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From "Cliff Schmidt" <>
Subject RE: What to do with FTPServer and AltRMI
Date Thu, 04 Nov 2004 02:54:38 GMT
Niclas Hedhman wrote on Wednesday, November 03, 2004 11:36 AM:

> On Thursday 04 November 2004 02:11, Stefano Mazzocchi wrote:
>>> What about code that was contributed during Incubation?
>> They would have to obtain a license from the ASF to use that code,
>> or, in alternative, a license from each invididual contributor.
>> Since that license comes along with the files, if they like that
>> license, they are set.
> In fact, the ASL/CLA combo is a bit ambigous on these points as well,
> since it basically says;
> 1. The Copyright *owner* of any work is the producer of the Original
> Work. 
> 2. Any contributor agrees that each and every part of contribution to
> the Original Work, becomes part of the Original Work.
> = I don't own my patches.

Not true.  There's no document stating that the ownership of 
contributions are ever transferred; they are only licensed so that
the contribution can be included within an Apache product.  Whether 
you are a committer or other contributor, you continue to own your
intellectual property.

> The ambiguities arises from 'what scope' is Original Work. Is it a
> single file? Is it more or is it less?

It is whatever you submit, whether that is a file, a set of files, or
a single patch to a file.

> Assuming it is a single file, in Aaron's example the JExample team
> could easily look at which files they originally contributed into the
> Incubator, and extract them back out and re-license without any
> additional assignments from other contributors.

yes, assuming they owned the copyright as the original creators of
the work (and without claims from some employer).

> If an entire project is considered Original Work (as is the case in
> Sun's licensing, which may or may not be relevant), then the entire
> project is could be re-licensed.

The 'entire project' would be considered as a collective work owned
by the ASF.  This doesn't mean the ASF owns the individual 
contributions, just the copyright on the collection.  The individual
contributors definitely do not have the right to re-license the entire
project, unless they owned every piece of it.

> If it is 'less-than-a-file', it would be interesting to see how such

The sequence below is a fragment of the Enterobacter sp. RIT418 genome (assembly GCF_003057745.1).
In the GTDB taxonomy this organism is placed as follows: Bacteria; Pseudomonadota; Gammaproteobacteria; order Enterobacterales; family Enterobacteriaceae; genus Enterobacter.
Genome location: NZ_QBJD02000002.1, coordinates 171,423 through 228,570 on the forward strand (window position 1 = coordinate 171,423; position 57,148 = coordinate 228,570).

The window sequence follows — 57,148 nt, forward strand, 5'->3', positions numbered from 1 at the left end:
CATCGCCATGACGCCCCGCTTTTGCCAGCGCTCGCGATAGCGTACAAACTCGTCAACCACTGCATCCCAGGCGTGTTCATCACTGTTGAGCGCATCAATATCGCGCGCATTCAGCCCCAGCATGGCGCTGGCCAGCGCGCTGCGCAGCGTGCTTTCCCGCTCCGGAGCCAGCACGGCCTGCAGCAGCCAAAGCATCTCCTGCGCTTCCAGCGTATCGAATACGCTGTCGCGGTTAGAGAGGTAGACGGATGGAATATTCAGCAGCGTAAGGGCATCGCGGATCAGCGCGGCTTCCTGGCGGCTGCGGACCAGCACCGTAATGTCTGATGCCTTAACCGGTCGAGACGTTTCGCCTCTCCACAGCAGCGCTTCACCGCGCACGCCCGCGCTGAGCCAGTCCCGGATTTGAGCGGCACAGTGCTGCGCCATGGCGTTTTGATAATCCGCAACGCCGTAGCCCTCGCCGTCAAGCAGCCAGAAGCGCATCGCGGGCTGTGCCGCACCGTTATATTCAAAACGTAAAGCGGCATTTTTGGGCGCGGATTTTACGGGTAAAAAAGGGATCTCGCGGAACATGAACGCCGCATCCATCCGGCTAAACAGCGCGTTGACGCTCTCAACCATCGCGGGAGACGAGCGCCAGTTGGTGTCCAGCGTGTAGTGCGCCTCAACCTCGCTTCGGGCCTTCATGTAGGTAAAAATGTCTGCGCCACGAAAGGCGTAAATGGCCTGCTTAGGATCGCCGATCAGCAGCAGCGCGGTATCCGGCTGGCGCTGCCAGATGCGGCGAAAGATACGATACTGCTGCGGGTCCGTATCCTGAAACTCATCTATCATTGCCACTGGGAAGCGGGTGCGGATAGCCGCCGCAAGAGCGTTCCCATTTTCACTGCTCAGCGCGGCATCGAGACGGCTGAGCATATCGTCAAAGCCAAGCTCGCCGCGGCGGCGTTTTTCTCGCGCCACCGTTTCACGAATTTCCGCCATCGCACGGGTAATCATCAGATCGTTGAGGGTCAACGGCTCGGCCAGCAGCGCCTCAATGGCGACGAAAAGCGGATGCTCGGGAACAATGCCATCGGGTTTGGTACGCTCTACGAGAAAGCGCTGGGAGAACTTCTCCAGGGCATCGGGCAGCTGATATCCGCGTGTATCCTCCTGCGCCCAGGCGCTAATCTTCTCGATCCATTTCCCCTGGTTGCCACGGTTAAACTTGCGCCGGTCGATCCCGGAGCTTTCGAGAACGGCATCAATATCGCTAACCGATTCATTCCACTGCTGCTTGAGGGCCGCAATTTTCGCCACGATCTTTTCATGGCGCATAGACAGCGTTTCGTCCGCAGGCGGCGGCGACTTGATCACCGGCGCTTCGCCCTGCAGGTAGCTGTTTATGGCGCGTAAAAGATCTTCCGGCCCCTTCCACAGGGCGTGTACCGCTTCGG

> definition is made.

It is defined by the patch that is checked-in by a committer or 
contributed from someone else.  It is defined in the Apache License
      "Contribution" shall mean any work of authorship, including
      the original version of the Work and any modifications or additions
      to that Work or Derivative Works thereof, that is intentionally
      submitted to Licensor for inclusion in the Work by the copyright owner
      or by an individual or Legal Entity authorized to submit on behalf of
      the copyright owner. For the purposes of this definition, "submitted"
      means any form of electronic, verbal, or written communication sent
      to the Licensor or its representatives, including but not limited to
      communication on electronic mailing lists, source code control systems,
      and issue tracking systems that are managed by, or on behalf of, the
      Licensor for the purpose of discussing and improving the Work, but
      excluding communication that is conspicuously marked or otherwise
      designated in writing by the copyright owner as "Not a Contribution."

> To make the case even more complicated, since the CLA covers the (2.)
> above, patches arriving from non-ASF committers are also "in limbo",
> since such contributor could say "I only contributed because it was
> ASL", and so on. 

Since only committers are required to sign the CLA, contributions from
non-committers are covered by the Apache License v 2.0, which they must
accept if they exercise any of the rights granted in that license.  So,
the paragraph quoted above applies to them as well.  

> And OTOH, although right should be right, I doubt it would ever be
> tried in court, and would I care if someone used a few hundred lines
> of my code without giving me credit or licensing it as GPL which I
> hate?? I wouldn't. Someone else with bigger ego than me maybe.
> Cheers
> Niclas


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